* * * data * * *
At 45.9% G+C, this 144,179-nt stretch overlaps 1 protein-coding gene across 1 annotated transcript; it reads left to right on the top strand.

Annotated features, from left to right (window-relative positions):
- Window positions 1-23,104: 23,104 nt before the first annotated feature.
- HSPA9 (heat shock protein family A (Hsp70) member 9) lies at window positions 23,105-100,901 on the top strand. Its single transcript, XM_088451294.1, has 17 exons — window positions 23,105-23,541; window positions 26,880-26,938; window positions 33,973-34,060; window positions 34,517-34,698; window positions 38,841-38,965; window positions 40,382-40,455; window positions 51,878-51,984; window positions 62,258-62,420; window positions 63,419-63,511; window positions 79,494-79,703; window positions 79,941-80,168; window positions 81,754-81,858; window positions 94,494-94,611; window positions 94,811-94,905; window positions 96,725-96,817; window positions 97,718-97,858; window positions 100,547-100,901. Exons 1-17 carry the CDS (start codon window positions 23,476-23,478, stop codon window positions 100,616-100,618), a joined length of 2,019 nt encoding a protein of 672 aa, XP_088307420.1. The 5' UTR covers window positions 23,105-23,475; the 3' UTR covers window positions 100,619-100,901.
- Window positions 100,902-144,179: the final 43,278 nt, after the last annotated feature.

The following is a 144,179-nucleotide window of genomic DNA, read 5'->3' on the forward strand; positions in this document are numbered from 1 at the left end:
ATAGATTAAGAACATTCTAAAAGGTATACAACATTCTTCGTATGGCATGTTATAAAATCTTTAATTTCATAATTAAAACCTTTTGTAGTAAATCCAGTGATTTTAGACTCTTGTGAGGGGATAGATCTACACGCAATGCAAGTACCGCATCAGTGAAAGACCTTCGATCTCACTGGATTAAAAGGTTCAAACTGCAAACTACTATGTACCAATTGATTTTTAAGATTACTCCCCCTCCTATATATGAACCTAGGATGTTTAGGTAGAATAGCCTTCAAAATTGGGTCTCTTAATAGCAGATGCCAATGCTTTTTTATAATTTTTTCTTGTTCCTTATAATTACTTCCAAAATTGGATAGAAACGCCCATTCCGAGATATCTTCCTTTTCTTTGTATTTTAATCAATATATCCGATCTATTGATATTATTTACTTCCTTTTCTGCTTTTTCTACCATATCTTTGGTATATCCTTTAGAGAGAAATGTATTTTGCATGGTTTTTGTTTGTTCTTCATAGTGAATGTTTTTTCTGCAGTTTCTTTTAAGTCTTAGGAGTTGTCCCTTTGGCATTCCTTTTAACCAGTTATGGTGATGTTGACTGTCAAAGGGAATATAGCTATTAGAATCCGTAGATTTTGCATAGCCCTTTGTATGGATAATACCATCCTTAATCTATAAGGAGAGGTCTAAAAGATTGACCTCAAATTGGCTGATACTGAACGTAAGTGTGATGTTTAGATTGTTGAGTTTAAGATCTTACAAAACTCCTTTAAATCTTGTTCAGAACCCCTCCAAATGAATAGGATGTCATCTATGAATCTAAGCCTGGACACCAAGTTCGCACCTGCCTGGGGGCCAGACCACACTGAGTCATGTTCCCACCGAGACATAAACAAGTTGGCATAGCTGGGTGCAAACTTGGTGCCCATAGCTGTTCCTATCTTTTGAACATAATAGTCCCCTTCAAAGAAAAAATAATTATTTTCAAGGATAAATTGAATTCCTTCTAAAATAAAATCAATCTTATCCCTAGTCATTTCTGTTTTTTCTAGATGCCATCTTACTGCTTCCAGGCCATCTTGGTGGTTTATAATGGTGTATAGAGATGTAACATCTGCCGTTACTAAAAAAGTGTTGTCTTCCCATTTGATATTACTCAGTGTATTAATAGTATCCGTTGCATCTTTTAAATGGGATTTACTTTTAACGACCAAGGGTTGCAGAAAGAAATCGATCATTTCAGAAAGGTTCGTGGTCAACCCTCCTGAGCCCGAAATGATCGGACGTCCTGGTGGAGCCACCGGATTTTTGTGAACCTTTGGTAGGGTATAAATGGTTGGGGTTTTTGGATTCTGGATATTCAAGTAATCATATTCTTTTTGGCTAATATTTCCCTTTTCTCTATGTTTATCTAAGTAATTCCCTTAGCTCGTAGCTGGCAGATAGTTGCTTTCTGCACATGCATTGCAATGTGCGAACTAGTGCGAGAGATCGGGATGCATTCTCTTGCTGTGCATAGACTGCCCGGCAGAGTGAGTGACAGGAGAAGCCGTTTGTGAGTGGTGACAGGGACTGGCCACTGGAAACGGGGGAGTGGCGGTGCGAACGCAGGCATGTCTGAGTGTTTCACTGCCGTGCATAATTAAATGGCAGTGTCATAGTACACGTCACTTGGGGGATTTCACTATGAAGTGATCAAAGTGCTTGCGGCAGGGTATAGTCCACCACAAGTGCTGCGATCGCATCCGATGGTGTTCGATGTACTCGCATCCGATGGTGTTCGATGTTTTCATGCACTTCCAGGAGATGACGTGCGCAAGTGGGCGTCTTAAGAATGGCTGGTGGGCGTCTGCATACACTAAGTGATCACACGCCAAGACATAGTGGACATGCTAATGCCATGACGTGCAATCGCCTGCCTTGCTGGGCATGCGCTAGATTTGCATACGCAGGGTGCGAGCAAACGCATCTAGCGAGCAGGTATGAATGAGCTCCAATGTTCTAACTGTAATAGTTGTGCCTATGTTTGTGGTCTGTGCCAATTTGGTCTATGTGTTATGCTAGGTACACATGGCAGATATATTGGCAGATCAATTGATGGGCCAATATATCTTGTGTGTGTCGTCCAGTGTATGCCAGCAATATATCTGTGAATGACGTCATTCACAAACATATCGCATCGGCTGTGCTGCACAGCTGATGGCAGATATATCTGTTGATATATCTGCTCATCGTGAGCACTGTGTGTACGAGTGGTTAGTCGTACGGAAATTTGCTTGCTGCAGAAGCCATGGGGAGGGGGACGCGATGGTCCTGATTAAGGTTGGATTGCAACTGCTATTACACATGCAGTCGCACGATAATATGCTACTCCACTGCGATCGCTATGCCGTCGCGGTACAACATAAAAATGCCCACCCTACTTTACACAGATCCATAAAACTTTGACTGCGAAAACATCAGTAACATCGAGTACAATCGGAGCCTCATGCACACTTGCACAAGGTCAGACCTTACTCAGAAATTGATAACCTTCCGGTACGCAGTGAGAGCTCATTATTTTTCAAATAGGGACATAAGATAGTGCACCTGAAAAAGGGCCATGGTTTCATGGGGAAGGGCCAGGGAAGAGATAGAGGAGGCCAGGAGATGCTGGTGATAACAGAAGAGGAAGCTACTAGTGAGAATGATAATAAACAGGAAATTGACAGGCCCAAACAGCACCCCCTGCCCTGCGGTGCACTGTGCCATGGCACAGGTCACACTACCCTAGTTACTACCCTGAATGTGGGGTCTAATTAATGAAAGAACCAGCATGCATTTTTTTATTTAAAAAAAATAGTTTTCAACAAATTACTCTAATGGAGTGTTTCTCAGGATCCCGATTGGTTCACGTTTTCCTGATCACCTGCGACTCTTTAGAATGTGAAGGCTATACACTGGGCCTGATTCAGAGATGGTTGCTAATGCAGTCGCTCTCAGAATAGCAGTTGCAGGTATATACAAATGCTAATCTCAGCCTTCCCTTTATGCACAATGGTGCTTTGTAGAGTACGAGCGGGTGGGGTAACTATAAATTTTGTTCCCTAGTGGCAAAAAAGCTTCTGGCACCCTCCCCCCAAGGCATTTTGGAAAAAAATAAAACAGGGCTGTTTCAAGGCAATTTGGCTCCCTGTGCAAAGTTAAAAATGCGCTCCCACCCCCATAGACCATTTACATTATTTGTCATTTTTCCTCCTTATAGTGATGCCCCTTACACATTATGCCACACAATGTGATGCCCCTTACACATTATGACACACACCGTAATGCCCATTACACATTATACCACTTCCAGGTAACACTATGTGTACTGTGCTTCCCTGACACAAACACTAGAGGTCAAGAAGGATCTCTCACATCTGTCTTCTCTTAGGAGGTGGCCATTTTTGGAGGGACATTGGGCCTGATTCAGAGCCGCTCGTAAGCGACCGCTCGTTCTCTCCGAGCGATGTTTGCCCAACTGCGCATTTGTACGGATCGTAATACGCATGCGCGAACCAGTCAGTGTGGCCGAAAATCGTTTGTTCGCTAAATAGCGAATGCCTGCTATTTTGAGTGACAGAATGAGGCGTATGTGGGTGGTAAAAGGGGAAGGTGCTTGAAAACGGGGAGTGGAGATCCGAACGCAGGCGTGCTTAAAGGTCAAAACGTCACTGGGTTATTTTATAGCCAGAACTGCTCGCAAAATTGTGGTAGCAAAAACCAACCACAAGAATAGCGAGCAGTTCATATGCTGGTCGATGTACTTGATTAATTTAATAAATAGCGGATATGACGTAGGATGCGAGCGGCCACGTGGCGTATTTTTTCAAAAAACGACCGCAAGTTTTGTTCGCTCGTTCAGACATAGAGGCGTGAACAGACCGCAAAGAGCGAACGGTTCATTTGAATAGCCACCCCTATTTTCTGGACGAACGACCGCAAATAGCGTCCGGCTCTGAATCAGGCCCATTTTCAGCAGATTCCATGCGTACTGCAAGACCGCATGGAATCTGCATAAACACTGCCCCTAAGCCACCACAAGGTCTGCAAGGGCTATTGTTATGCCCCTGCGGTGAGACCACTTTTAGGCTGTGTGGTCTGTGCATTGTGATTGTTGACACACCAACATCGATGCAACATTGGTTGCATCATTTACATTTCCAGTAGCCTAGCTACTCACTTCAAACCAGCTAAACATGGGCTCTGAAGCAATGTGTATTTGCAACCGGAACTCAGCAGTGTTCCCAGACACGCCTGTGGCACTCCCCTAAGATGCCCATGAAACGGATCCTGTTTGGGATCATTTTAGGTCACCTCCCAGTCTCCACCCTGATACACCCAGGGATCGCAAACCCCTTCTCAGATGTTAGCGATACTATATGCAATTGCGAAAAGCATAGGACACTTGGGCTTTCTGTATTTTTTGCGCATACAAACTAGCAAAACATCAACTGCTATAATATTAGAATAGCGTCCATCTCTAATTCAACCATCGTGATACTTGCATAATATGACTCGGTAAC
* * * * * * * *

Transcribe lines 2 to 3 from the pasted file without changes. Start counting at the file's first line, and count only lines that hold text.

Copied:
Annotated features, from left to right (window-relative positions):
- Window positions 1-23,104: 23,104 nt before the first annotated feature.